Natural Gas, or Drinkable Water? Choose One

In a scene from the Academy-Award nominated documentary GasLand, a Pennsylvania resident ignites the water flowing from his kitchen tap, a trick he could not perform before natural-gas fracking came to a field near his.

A new study published by the National Academy of Sciences belies industry assurances that they can retrieve natural gas by hydraulic fracturing without affecting adjacent water supplies. The report provides more evidence that what industry ads portray as a safe source of abundant energy via new technology may in fact be an unacceptable tradeoff between the fossil fuel we want and the water we need.

The bottom line from the Duke University researchers: “we document systematic evidence for methane contamination of drinking water associated with shale gas extraction.”

Brought to us by the folks at Halliburton, and specifically exempted by the Cheney White House from the provisions of the Safe Drinking Water Act, hydraulic fracturing, or “fracking” in the vernacular, involves drilling down a thousand feet or so into a shale formation and injecting, under enormous pressure, a blast of water, sand, and dozens of noxious chemicals. The combination blows apart the brittle rock and releases the natural gas trapped in it.

The advent of this “new technology” has spurred boasts of a Saudi Arabia of natural gas, a hundred-years supply, progress toward energy independence with “clean-burning” (oxymoron alert!) natural gas — a new energy era for America. Oh, and did we mention that it’s perfectly safe? That nothing can go wrong?

Except when you hit pressurized gas you didn’t know was there and you have a blowout, possibly along with an explosion and fire. Or when you dump your millions of gallons of wastewater at an accommodating sewage-treatment plant that has no idea how to remove the chemicals you’ve used or the radiation you’ve dredged up from far below ground. Or if the gas you release and push around blindly, a thousand feet down, finds fissures and channels to the surface you didn’t know were there and blows up someone’s house. Or contaminates someone’s well.

The industry insists that the nearby aquifers are safe because they operate far below them. But they often have to drill though them to get below them. And they do not know what natural channels, fissures and connections there may be, nor do they know the locations of the thousands of previously drilled and subsequently abandoned old-fashioned gas wells. Nevertheless, the industry stands ready to risk our water for their profit.

Belatedly, scientific investigation is catching up with the gas industry’s fervor to drill, baby, drill. The current study sampled water from wells in Pennsylvania and New York. They found methane (natural gas) traces in almost all the wells they tested, regardless of their proximity to gas wells, but the levels in water wells close to fracking operations were, on average, 17 times higher.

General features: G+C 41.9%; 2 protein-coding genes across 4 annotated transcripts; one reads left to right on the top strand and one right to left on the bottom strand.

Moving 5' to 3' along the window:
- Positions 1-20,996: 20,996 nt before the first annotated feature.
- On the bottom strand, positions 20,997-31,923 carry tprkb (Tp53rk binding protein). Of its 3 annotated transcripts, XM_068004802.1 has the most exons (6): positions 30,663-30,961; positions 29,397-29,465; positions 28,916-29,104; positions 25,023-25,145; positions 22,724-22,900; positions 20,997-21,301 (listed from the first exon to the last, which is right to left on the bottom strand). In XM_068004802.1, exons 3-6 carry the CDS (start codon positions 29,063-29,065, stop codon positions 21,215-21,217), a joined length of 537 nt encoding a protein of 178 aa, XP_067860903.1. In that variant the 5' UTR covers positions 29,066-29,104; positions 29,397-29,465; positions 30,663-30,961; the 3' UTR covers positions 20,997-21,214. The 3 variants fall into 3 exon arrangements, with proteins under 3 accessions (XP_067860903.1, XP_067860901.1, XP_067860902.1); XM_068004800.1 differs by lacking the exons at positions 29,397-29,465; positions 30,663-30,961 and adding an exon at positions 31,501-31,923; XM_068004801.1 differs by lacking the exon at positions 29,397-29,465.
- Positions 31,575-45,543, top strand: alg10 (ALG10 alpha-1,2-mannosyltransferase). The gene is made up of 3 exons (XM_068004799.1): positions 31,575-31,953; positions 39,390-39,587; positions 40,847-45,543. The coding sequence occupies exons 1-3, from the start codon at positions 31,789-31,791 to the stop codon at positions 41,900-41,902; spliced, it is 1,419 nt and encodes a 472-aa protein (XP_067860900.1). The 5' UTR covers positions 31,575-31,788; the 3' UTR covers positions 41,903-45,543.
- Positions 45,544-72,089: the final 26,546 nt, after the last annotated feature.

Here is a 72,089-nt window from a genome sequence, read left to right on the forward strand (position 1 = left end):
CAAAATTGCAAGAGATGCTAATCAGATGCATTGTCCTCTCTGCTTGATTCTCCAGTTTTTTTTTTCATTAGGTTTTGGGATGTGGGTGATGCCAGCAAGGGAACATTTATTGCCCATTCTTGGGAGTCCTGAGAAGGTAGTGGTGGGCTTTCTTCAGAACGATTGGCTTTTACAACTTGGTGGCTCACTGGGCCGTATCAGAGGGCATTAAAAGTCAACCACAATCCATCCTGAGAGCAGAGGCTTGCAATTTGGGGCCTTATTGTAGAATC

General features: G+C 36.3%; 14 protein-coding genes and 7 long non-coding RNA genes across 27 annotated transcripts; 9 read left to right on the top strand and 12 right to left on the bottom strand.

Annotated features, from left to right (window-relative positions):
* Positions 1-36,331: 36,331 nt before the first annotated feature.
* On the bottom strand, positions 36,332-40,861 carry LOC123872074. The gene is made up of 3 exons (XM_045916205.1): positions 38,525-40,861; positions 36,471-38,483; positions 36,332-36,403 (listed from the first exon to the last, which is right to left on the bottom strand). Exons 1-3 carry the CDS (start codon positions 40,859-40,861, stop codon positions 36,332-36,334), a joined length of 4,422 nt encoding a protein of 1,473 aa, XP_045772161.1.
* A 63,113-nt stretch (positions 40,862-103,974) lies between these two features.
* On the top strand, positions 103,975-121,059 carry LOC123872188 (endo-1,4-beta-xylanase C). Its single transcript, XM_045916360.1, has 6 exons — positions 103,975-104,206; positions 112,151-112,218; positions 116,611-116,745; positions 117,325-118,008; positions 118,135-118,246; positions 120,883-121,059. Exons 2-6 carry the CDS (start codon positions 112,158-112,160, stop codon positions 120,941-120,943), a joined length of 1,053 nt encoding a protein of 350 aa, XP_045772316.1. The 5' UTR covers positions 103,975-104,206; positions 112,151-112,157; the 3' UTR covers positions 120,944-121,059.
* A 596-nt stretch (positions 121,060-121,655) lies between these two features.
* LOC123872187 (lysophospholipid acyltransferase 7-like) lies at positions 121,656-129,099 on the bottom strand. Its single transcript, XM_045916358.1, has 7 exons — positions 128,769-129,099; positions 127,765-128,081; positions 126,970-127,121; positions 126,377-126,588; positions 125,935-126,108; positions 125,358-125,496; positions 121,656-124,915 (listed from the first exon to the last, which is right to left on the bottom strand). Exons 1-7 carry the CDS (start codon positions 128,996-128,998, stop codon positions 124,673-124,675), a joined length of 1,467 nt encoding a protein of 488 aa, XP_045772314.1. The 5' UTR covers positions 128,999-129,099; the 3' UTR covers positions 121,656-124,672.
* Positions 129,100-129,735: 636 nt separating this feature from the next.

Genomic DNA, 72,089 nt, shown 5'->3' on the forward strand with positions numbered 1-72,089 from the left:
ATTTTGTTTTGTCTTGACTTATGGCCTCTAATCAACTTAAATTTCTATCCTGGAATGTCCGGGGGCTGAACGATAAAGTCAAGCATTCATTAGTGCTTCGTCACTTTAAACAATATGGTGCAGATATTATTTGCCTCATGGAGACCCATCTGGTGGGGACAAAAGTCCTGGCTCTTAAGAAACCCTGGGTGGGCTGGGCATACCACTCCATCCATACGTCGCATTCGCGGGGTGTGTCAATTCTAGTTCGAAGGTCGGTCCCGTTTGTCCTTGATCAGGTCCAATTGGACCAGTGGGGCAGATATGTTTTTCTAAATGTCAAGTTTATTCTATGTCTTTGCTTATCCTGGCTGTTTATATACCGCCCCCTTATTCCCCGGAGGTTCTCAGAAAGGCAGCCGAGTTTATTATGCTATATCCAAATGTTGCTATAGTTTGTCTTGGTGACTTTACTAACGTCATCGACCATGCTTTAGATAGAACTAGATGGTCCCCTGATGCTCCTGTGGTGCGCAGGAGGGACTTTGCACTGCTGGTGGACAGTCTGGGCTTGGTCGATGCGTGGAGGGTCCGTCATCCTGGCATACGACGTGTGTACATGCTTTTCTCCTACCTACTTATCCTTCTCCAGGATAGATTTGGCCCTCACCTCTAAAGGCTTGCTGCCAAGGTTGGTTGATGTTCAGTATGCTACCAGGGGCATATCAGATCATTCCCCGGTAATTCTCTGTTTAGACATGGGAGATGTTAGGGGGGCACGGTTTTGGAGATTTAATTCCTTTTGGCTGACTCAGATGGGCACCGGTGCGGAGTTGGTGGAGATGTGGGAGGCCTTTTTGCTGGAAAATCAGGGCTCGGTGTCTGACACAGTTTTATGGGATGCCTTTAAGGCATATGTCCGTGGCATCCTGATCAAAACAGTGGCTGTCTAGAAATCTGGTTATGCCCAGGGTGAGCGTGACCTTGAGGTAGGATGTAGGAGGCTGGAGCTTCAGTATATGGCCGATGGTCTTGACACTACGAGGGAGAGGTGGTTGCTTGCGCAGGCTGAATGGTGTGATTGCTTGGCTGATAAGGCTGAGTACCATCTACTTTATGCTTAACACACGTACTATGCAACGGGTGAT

The report concluded that “greater stewardship, data, and possibly regulation are needed to ensure the sustainable future of shale-gas extraction and to improve public confidence in its use.”

More than that, we need to decide whether to accept the ever more extreme risks that industry is willing to take in order to maintain their profits and our cheap-fuel gluttony. If profits and continued consumption are the only considerations, then we need to learn to burn water and drink gas.

[For updates on this and other stories, check out the Editor’s Log.]

See Also:

Are You Fracking (and) Kidding Me?
Natural Gas Getting Fracked Over
New York Bans Fracking for Natural Gas
60 Minutes on Natural Gas: A Couple Minutes Short
EPA to Halliburton: Raise Your Right Hand


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2 Responses to Natural Gas, or Drinkable Water? Choose One

  1. Mike Kastre says:

    The electronic and print ads for natural gas make it sound like the perfect solution for our energy woes. To me it appears to be another case where our so called “mainstream media” journalists are failing to investigate and report facts to the public so people can make informed decisions. I must confess, I hadn’t really thought too much about it and the potential pollution implications are new to me.


    • Tom Lewis says:

      To be fair, we’d probably need to make a distinction between ads and journalism, blurred though it may sometimes be these days. They have the advertising field to themselves because no farmer with a polluted well can afford to buy time on the CBS Evening News. But it’s different in journalism. The investigative journalists at Pro Publica have been hammering on the frackers, and 60 Minutes did a reasonable job of portraying the downside. You’ll want to look into the pollution implications, Mike, because I happen to know there’s a fracking well located about five miles from your well.